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Parenteral pamidronate is licensed in the United Kingdom for the management of Paget's disease, tumour related hypercalcaemia, and metastatic bone pain, where it can rapidly relieve symptoms.1 It is also widely used for the prevention and treatment of osteoporosis, although this represents unlicensed use of the drug, and there is some evidence that it can be rapidly effective for pain relief in patients with osteoporotic vertebral fractures.2,3 It has been used with some effect for the management of ankylosing spondylitis,4 but the full extent of any analgesic properties of the drug has not been fully explored. These properties became apparent to us quite by chance in the three cases described here.
A 25 year old female nurse with known ankylosing spondylitis was admitted to hospital with worsening back and right buttock pain uncontrolled by regular opiate analgesia and a variety of potent non-steroidal anti-inflammatory drugs. Parenteral methylprednisolone was prescribed, followed by pamidronate 30 mg for “bone protection”. In the event, pamidronate was given but not methylprednisolone, deferred owing to unexplained pyrexia. Shortly after receiving her pamidronate, her intractable pain was so greatly improved that methylprednisolone was declined and she was discharged three days later. The improvement seen has been sustained for over six months. The unexpected analgesic effect of pamidronate in this case led to its use in two subsequent cases.
A 38 year old housewife with chronic low back pain was admitted with a short history of acute back pain and a modestly raised C reactive protein (14 mg/l). Isotope bone scan showed increased uptake in the fifth lumbar intervertebral disc. Magnetic resonance imaging identified abnormal signal from this disc suggestive of discitis. An infective cause was felt to be unlikely: antibiotics were not prescribed, but in view of her persistent symptoms, pamidronate 30 mg was given by intravenous infusion, with sufficient sustained improvement in her acute back pain to allow discharge two days later.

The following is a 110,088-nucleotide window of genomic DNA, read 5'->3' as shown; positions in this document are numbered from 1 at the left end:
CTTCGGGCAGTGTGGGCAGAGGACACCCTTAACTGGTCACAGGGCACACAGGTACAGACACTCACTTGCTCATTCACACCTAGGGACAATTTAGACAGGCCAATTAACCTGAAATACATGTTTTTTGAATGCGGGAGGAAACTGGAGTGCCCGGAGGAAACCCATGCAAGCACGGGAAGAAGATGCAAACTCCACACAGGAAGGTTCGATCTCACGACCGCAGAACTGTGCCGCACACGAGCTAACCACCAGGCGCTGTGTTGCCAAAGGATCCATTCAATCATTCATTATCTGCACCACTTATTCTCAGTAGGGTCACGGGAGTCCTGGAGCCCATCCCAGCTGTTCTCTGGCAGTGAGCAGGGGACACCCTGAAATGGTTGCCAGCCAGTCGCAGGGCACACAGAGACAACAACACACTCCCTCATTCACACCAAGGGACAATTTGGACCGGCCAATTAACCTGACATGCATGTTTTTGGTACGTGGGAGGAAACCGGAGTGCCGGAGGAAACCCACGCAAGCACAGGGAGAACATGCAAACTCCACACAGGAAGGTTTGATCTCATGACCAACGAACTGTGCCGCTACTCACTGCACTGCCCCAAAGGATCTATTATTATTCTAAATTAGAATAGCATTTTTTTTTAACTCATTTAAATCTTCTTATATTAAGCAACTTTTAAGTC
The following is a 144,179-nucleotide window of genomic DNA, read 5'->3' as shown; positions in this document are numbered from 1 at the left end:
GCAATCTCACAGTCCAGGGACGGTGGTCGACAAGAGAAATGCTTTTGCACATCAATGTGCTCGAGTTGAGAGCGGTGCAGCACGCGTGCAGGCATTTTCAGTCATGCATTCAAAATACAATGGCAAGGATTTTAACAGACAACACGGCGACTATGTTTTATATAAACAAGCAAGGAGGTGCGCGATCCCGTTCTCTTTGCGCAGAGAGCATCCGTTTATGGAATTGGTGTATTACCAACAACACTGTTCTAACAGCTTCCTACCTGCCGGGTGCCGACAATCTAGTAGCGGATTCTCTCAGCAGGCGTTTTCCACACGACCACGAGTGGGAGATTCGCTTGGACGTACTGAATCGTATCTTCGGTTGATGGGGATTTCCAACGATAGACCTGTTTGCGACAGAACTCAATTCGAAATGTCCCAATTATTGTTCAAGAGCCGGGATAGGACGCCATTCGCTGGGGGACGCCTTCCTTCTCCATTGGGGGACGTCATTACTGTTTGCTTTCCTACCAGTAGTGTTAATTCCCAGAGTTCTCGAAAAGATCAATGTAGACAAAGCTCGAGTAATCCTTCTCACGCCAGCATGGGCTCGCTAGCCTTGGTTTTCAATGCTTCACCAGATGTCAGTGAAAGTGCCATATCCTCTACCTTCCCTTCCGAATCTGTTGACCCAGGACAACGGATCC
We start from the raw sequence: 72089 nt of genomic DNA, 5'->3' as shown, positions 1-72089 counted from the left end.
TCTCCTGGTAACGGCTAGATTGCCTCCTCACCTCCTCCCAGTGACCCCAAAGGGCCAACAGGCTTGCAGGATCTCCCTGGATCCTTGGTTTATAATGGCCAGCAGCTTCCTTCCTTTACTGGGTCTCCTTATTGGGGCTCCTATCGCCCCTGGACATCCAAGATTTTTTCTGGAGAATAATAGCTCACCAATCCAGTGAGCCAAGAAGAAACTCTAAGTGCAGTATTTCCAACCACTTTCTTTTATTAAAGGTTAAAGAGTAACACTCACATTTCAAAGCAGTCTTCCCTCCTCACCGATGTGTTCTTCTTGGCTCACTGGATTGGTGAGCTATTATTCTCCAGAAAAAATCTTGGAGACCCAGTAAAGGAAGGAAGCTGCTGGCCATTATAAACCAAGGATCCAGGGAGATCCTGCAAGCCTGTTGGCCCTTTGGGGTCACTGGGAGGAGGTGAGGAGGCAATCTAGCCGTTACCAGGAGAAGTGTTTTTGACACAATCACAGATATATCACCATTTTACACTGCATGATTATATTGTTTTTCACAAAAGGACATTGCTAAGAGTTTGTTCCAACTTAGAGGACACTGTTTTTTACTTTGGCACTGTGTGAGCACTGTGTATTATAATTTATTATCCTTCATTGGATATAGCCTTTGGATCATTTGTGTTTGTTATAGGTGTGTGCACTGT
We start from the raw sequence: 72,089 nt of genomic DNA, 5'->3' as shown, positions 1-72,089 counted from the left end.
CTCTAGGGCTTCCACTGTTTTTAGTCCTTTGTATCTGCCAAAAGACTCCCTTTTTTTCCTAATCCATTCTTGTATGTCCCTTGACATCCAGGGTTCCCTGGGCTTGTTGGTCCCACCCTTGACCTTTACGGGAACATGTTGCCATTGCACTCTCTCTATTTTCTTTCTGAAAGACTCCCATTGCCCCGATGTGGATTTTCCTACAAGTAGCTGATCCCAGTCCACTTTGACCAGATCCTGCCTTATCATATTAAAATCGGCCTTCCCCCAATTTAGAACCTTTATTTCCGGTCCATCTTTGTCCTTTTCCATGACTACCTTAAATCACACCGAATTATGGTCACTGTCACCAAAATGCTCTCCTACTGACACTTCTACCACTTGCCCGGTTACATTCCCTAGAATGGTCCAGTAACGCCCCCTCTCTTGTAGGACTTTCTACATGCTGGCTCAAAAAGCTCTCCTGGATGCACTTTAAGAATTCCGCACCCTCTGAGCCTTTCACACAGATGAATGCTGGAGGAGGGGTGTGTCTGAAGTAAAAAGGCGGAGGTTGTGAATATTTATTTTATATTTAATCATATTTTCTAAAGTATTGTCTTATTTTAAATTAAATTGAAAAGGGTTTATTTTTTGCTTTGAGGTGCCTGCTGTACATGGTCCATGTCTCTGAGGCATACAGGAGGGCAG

A 33 year old male factory worker with a history of juvenile chronic arthritis since early childhood and spondyloarthropathy was admitted with generalised bone pain despite weekly oral methotrexate, phenylbutazone, and oral analgesia. Intercurrent diarrhoea was investigated but remained unexplained. Parenteral pamidronate 30 mg was given, leading to sustained improvement in his rheumatic pains.
We believe these cases represent the first time that sustained analgesic efficacy has been attributed to a single dose of parenteral pamidronate in acute rheumatic pain not related to osteoporosis or neoplasia. The mechanism whereby pamidronate provides rapid onset sustained pain relief for metastatic bone disease or osteoporotic fractures is unknown. Many of the known effects of bisphosponates on bone structure and cell populations are unlikely to be rapidly analgesic.5 However, it has been suggested that bones have complex sensory innervation, with nociception mediated by neuropeptides including substance P, prostaglandin E2, and calcitonin gene related peptide which may be influenced by bisphosphonates.6 There is no reason to believe that such an analgesic effect would be confined to bone affected by osteoporosis or neoplasm and might well extend to bone pain due to inflammation. In the three cases described many other factors might have led to the apparent response to parenteral pamidronate, including chance. However, the results suggest that the potential role of pamidronate in the control of acute rheumatic pain warrants further evaluation.
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